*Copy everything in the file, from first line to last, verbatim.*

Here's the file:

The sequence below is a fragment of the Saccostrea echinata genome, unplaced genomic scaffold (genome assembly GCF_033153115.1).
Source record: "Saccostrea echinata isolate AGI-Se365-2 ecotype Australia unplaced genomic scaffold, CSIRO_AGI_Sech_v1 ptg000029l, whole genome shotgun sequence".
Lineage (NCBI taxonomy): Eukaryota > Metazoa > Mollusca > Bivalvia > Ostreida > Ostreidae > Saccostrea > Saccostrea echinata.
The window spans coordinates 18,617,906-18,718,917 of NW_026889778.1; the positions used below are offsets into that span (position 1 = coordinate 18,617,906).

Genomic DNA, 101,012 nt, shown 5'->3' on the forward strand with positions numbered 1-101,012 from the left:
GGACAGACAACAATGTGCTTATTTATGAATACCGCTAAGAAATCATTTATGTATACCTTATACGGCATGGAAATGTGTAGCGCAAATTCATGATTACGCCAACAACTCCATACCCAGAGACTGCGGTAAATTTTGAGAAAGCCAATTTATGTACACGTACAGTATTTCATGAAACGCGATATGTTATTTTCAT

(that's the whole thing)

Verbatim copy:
The sequence below is a fragment of the Saccostrea echinata genome, unplaced genomic scaffold (genome assembly GCF_033153115.1).
Source record: "Saccostrea echinata isolate AGI-Se365-2 ecotype Australia unplaced genomic scaffold, CSIRO_AGI_Sech_v1 ptg000029l, whole genome shotgun sequence".
Lineage (NCBI taxonomy): Eukaryota > Metazoa > Mollusca > Bivalvia > Ostreida > Ostreidae > Saccostrea > Saccostrea echinata.
The window spans coordinates 18,617,906-18,718,917 of NW_026889778.1; the positions used below are offsets into that span (position 1 = coordinate 18,617,906).

Genomic DNA, 101,012 nt, shown 5'->3' on the forward strand with positions numbered 1-101,012 from the left:
GGACAGACAACAATGTGCTTATTTATGAATACCGCTAAGAAATCATTTATGTATACCTTATACGGCATGGAAATGTGTAGCGCAAATTCATGATTACGCCAACAACTCCATACCCAGAGACTGCGGTAAATTTTGAGAAAGCCAATTTATGTACACGTACAGTATTTCATGAAACGCGATATGTTATTTTCAT